By Robert Boyd / Online Editor
By Robert Boyd / Online Editor
The wind threw palm fronds onto the streets and sidewalks of downtown Riverside while spewing clouds of grit through the air.
With morning temperatures never rising above 65 degrees, April 30 was the perfect indoor, in-bed Saturday.
Yet, by 9 a.m., according to Rita Rogers, the March of Dimes Inland Empire division director, approximately 1,400 participants were walking, jogging and running a six-mile track through town in the March of Dimes March for Babies.
When registration tables opened at 7 a.m., a vibrant pedestrian sea in various colored T-shirts poured into Riverside City College’s parking lot B at Magnolia Avenue and Ramona Drive.
Organization teams, family teams and individual participants signed up, raising funds to find cures for birth defects and fight premature births.
Purple, pink and white balloons that bore the March of the Dimes’ colors, flapped against tent canopies where a mostly volunteer staff registered walkers.
Camaryn Crisantes, the March of Dimes co-chair of the family team unit of the Inland Empire division, volunteered at the family team check-in table.
“We’ve had a great turn out,” Crisantes said, a stay-at-home mother of four, hugging herself against the wind.
“In 2009 I went in for my 24 week check-up and ultrasound,” she said, explaining why she joined the March of Dimes. “They told me that my baby’s heart had stopped beating.”
Crisantes chose words like a woman cauterized by repeating her story, but her moist eyes suggested that each telling opened fresh wounds.
“We decided to try again,” she said. “And again, at 24 weeks my baby’s heartbeat stopped.”
Crisantes and her husband tried once more to have a baby, under close doctor supervision.
The doctors watched every week. Between weeks 18 and 24 this baby’s heart slowed then eventually stopped. The cause is still unknown.
For Crisantes, March of Dimes represents hope and it represents change.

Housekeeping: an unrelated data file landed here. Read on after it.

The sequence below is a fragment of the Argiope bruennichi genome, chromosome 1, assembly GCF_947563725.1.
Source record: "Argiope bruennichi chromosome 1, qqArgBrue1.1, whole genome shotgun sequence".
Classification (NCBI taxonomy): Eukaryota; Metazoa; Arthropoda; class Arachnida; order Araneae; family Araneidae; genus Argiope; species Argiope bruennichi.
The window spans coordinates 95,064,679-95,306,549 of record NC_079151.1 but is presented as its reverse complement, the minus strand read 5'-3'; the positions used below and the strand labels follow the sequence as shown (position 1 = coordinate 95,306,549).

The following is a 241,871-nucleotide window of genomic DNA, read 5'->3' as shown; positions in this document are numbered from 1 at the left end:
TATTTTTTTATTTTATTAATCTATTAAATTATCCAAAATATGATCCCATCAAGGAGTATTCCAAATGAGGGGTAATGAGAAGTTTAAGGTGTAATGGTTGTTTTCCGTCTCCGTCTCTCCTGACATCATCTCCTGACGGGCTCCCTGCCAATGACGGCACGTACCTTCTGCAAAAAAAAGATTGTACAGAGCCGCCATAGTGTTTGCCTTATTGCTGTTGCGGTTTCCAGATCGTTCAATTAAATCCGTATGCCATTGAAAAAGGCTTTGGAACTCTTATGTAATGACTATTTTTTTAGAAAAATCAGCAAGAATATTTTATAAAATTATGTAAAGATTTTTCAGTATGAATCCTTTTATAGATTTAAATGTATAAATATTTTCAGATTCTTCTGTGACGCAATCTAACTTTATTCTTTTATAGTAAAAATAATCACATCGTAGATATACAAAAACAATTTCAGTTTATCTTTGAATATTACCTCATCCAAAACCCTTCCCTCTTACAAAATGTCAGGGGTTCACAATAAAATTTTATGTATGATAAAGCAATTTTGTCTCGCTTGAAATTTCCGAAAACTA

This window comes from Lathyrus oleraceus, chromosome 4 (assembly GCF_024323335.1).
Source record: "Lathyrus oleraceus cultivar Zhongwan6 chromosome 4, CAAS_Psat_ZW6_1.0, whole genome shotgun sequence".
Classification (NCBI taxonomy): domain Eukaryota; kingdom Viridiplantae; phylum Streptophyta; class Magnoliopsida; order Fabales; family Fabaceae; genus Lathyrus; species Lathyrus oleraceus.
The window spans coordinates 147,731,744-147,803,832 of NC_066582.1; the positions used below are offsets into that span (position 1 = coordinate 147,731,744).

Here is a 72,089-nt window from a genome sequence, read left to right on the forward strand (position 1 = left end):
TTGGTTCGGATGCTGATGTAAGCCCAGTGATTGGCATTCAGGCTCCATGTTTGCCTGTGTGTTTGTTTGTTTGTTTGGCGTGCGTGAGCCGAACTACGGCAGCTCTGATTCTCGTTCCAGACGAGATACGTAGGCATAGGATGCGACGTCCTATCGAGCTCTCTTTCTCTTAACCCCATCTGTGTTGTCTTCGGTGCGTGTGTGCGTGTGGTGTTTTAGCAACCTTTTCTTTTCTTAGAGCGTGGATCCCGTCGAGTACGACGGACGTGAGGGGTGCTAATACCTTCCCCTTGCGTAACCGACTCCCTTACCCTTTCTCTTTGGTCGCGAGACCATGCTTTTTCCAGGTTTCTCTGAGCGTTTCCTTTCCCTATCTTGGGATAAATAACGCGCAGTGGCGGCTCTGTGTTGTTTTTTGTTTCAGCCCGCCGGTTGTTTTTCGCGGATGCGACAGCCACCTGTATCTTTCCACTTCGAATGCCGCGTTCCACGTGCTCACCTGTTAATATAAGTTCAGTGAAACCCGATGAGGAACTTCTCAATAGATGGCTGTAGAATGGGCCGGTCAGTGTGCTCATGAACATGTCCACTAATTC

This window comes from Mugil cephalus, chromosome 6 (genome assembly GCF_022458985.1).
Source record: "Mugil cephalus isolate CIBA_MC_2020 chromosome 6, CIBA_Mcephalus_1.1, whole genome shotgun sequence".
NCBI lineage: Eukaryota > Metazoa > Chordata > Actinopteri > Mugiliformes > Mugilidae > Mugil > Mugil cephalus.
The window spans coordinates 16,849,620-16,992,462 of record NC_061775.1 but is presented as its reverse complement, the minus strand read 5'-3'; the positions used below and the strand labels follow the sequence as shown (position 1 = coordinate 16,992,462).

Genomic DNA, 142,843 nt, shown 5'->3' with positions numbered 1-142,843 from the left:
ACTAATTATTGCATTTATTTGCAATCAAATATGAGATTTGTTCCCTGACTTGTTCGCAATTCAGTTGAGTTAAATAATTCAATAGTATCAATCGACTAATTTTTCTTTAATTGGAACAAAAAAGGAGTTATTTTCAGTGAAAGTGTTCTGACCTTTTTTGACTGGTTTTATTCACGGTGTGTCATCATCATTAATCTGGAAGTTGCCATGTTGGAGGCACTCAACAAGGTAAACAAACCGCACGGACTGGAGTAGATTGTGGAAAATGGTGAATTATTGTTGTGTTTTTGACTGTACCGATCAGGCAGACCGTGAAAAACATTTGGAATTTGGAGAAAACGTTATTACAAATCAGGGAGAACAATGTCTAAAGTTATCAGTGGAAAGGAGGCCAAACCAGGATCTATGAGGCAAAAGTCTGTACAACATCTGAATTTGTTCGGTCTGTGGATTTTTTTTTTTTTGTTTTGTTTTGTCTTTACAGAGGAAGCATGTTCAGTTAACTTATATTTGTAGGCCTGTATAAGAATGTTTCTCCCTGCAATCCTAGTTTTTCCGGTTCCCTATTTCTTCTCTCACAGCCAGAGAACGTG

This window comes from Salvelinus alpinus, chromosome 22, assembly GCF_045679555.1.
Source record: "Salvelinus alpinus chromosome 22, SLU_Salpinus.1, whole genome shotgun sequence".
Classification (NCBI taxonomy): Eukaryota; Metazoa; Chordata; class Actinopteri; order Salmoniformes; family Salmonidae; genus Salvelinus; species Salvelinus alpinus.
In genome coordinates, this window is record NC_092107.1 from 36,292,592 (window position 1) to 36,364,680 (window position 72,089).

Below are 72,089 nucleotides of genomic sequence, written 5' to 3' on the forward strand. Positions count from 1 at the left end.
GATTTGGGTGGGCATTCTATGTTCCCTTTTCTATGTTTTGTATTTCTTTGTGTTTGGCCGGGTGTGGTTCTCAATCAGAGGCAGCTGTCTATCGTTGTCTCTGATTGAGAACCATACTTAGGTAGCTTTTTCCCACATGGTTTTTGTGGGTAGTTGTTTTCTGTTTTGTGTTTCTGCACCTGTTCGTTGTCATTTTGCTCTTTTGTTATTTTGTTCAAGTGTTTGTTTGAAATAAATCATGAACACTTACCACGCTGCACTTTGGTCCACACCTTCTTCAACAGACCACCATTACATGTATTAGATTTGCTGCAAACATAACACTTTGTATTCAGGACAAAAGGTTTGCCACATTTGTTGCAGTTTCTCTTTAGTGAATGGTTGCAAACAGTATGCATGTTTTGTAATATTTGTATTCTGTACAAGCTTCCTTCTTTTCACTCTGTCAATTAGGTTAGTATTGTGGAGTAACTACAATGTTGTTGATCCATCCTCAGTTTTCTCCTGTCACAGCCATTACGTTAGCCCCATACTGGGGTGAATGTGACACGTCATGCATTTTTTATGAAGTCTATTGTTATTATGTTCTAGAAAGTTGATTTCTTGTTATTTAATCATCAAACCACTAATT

“I didn’t like the way the hospital handled it,” she said speaking of the impersonal nature of her visits. “It was wrong.”
Through the March of Dimes, Crisantes raises community awareness and gives voice to mothers’ needs within the Inland Empire.
Walkers also shared a personal purpose.
One team’s white T-shirts bore lavender text across the back reading, “Walk for Khloe, born at 25 weeks on 04-02-11, weight 1 lb, 10 oz.”
Pony-tailed Anabel Castaneda, a 23-year-old part-time recreation specialist for the City of Colton Community Services Department, participated for fun.
“I like walking and running—at least for a good cause.” Castaneda said. Raising a hot dog, she added, “And there’s free hot dogs.”
Around 10 a.m. walkers trickled into the parking lot; most flowed to Kmart’s free water booth.
By 11 a.m. a majority of the participants had returned and were taking advantage of free hot dogs provided by the Knights of Columbus, child identity kits provided by Farmers Insurance, and face painting provided by clowns.
The temperature rose and the wind relented. The biggest problem seemed to be a “misplaced rabbit,” reported by the event’s announcer.
The turnout excited Rogers.
“We expect to raise $500,000 by the time all of the funds are collected,” she said.
As the event wore down, Crisantes smiled. She planned to attend the next March of Dimes event in Loma Linda on May 15.
“I’m walking in that one,” she said with pride.
Crisantes doesn’t have immediate plans to have a baby, but she still hopes for the future, and a cure.